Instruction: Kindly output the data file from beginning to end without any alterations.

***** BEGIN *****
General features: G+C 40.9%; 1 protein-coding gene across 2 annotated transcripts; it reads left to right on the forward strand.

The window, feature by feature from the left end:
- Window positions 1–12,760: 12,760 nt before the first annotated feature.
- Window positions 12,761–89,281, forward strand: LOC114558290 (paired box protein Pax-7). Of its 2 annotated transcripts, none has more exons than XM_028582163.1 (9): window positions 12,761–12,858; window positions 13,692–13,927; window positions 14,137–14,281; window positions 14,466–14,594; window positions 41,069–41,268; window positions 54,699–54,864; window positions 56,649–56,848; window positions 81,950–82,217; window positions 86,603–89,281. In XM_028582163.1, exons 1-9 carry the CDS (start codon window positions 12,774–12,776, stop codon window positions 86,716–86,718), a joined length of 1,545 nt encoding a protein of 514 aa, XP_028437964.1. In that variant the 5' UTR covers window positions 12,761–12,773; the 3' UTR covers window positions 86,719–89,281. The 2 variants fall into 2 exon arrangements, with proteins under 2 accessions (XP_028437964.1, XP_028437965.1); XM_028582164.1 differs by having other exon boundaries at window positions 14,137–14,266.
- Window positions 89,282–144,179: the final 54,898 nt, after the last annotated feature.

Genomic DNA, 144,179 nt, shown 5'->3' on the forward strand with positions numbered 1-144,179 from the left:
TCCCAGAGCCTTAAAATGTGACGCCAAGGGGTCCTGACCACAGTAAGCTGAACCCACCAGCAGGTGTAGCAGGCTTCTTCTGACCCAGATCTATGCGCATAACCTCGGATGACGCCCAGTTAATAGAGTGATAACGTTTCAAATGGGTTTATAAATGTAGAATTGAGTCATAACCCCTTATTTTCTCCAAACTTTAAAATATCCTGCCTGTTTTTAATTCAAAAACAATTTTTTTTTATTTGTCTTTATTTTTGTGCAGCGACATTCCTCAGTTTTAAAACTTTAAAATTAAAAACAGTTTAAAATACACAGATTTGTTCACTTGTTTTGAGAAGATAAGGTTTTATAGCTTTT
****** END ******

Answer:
General features: G+C 40.9%; 1 protein-coding gene across 2 annotated transcripts; it reads left to right on the forward strand.

The window, feature by feature from the left end:
- Window positions 1–12,760: 12,760 nt before the first annotated feature.
- Window positions 12,761–89,281, forward strand: LOC114558290 (paired box protein Pax-7). Of its 2 annotated transcripts, none has more exons than XM_028582163.1 (9): window positions 12,761–12,858; window positions 13,692–13,927; window positions 14,137–14,281; window positions 14,466–14,594; window positions 41,069–41,268; window positions 54,699–54,864; window positions 56,649–56,848; window positions 81,950–82,217; window positions 86,603–89,281. In XM_028582163.1, exons 1-9 carry the CDS (start codon window positions 12,774–12,776, stop codon window positions 86,716–86,718), a joined length of 1,545 nt encoding a protein of 514 aa, XP_028437964.1. In that variant the 5' UTR covers window positions 12,761–12,773; the 3' UTR covers window positions 86,719–89,281. The 2 variants fall into 2 exon arrangements, with proteins under 2 accessions (XP_028437964.1, XP_028437965.1); XM_028582164.1 differs by having other exon boundaries at window positions 14,137–14,266.
- Window positions 89,282–144,179: the final 54,898 nt, after the last annotated feature.

Genomic DNA, 144,179 nt, shown 5'->3' on the forward strand with positions numbered 1-144,179 from the left:
TCCCAGAGCCTTAAAATGTGACGCCAAGGGGTCCTGACCACAGTAAGCTGAACCCACCAGCAGGTGTAGCAGGCTTCTTCTGACCCAGATCTATGCGCATAACCTCGGATGACGCCCAGTTAATAGAGTGATAACGTTTCAAATGGGTTTATAAATGTAGAATTGAGTCATAACCCCTTATTTTCTCCAAACTTTAAAATATCCTGCCTGTTTTTAATTCAAAAACAATTTTTTTTTATTTGTCTTTATTTTTGTGCAGCGACATTCCTCAGTTTTAAAACTTTAAAATTAAAAACAGTTTAAAATACACAGATTTGTTCACTTGTTTTGAGAAGATAAGGTTTTATAGCTTTT